The New Age of Sampling

“Hey Alexa, can I have a free Chobani?” Yes, said Chobani. Through a multi-channel marketing and sampling campaign, the company estimates it will give away 10 million yogurt products in honor of its 10th anniversary. That’s a lot of free yogurt, but Chobani, like a few other companies, recognizes the loyalty-driving power of trial and its ability to build customer loyalty. 

Sampling is nothing new. Beauty counters have been passing out trial sizes for years. Costco capitalizes on the psychology of sampling (mini pizza sees a 2,000% sales increase) and digitally native beauty brands like Birchbox have made a business around a monthly sample surprise box (for payment, alternatively). But, as with any smart strategy, it’s evolving and combining the increasingly high consumer demand for convenience with a product they want. 



This is what we call Just-in-time Sampling. It’s one of the most underrated but effective marketing tools. For example, a sample of a new energy bar is significantly more attractive to someone who has just worked out than someone who just finished breakfast. Marrying convenience and sampling—that’s the epitome of true value.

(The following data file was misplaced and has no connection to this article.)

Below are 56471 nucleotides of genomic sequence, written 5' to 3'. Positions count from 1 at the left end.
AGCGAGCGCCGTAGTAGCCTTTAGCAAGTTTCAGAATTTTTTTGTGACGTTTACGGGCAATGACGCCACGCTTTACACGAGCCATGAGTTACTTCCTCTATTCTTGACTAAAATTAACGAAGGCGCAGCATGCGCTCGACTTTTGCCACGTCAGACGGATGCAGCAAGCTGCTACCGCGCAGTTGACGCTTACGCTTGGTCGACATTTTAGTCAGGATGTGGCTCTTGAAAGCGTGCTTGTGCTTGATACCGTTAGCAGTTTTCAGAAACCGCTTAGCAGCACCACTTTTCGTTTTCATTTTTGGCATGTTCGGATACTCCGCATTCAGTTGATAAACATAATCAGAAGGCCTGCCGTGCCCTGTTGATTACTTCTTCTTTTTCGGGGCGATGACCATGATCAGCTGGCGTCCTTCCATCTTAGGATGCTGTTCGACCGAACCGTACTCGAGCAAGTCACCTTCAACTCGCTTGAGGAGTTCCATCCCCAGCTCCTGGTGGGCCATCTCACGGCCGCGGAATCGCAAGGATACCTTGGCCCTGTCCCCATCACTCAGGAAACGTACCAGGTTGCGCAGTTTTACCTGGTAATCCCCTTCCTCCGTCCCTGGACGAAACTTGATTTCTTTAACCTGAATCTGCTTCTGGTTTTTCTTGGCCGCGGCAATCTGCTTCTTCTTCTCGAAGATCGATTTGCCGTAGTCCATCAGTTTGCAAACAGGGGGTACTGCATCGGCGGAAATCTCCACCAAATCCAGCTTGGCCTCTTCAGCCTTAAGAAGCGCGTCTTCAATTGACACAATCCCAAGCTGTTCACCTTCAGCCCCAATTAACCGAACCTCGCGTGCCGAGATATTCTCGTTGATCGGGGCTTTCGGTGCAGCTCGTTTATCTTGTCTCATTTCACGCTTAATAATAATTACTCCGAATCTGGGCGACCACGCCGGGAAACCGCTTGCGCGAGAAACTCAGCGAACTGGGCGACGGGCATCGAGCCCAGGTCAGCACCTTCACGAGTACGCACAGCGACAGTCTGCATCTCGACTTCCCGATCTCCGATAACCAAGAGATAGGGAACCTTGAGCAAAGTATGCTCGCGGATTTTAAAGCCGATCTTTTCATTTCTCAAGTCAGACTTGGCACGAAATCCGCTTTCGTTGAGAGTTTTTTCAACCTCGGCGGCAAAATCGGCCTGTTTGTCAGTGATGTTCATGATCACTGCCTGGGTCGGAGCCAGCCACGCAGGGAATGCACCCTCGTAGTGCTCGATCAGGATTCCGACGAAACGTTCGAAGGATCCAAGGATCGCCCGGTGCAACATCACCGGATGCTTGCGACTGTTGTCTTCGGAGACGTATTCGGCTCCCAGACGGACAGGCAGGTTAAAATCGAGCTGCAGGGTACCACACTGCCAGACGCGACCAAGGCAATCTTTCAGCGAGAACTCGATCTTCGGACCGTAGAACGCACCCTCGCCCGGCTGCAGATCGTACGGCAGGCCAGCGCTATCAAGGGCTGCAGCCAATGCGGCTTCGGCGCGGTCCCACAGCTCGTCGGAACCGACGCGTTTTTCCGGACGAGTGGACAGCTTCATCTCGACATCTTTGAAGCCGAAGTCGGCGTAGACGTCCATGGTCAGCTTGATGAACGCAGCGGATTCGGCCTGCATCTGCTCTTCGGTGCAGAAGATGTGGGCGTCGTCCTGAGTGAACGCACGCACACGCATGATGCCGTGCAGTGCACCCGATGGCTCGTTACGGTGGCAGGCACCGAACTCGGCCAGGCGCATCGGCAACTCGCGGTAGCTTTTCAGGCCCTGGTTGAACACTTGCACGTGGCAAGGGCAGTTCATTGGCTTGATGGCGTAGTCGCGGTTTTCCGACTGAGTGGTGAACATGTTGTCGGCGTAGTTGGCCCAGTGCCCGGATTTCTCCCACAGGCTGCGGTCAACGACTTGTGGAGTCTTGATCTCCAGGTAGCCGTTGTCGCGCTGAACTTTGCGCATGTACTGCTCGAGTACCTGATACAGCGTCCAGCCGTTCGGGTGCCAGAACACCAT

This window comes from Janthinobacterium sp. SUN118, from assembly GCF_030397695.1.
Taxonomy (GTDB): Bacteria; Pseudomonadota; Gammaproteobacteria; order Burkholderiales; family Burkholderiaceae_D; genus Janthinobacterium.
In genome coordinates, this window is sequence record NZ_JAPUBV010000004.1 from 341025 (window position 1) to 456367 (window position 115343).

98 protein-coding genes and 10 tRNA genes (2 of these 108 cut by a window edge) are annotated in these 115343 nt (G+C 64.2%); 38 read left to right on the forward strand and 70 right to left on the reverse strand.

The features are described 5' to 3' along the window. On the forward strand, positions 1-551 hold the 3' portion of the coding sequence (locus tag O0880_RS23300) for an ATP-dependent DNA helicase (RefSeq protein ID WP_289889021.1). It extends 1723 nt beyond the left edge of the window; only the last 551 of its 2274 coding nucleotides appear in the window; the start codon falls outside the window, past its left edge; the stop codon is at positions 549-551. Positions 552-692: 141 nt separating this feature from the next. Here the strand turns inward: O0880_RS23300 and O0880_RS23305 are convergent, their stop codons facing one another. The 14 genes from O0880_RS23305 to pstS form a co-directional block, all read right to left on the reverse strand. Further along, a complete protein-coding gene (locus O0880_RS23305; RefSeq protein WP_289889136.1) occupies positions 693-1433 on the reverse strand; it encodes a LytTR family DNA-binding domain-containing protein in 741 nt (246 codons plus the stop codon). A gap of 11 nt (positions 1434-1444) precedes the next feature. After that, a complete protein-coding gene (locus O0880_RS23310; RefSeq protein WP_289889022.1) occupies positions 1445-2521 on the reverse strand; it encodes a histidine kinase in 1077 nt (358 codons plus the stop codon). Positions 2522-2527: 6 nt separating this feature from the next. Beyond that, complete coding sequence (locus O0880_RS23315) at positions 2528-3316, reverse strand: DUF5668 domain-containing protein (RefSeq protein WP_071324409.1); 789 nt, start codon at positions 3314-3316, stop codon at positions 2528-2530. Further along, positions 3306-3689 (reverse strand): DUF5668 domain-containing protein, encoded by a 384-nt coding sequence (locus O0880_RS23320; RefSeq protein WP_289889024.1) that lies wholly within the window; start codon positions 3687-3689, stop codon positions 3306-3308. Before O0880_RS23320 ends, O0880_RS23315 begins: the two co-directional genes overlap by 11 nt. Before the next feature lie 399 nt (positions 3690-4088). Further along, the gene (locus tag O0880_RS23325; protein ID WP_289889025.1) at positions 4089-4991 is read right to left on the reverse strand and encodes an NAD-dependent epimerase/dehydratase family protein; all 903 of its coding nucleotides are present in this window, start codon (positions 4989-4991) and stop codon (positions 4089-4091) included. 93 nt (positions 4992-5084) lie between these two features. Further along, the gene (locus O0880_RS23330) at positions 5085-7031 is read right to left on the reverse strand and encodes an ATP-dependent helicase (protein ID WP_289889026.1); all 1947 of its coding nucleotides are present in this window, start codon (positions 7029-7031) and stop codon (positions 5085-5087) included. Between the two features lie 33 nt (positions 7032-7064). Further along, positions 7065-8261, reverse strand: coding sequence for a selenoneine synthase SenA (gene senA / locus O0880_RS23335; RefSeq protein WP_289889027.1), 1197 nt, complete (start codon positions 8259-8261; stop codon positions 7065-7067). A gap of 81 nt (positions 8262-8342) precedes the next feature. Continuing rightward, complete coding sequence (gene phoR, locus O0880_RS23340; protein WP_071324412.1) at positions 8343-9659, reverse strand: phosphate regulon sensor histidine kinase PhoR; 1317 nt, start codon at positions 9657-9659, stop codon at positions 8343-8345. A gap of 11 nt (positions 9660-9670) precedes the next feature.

Think about the consumer’s perspective: Why should I take financial risk on your product? I have my needs fulfilled; if you want me to try your product, you need to give me a taste. If you want me to change what I’m doing, you need to make it easier for me. We all have decision fatigue—people are comfortable with the status quo and are not seeking to make decisions. You have to get to the key point in the market funnel, and that’s trial. You’re putting the goods directly in the hand of the consumer and, if they like it, you’ve opened the door to a future sale. Build customer relationships from positive experience with the product and you will create brand loyalists. 

In the past, it was difficult to quantitatively prove the success of a sampling campaign. Yes, there was anecdotal data, but targeted metrics collection and conversion data was not possible. Now, the technology exists to quantify its impact. Technology—in the form of smart vending machines, voice-powered tech like Alexa, and social sampling—allows you to be more data-driven, less wasteful, and more effective. 

This is where companies’ budgets need to go: from massive in-store promotions to multi-channel, out-of-store sampling because that is where the customers are. They’re in their homes, they’re on the go. And innovative retail technology platforms will enable companies to be there, too.

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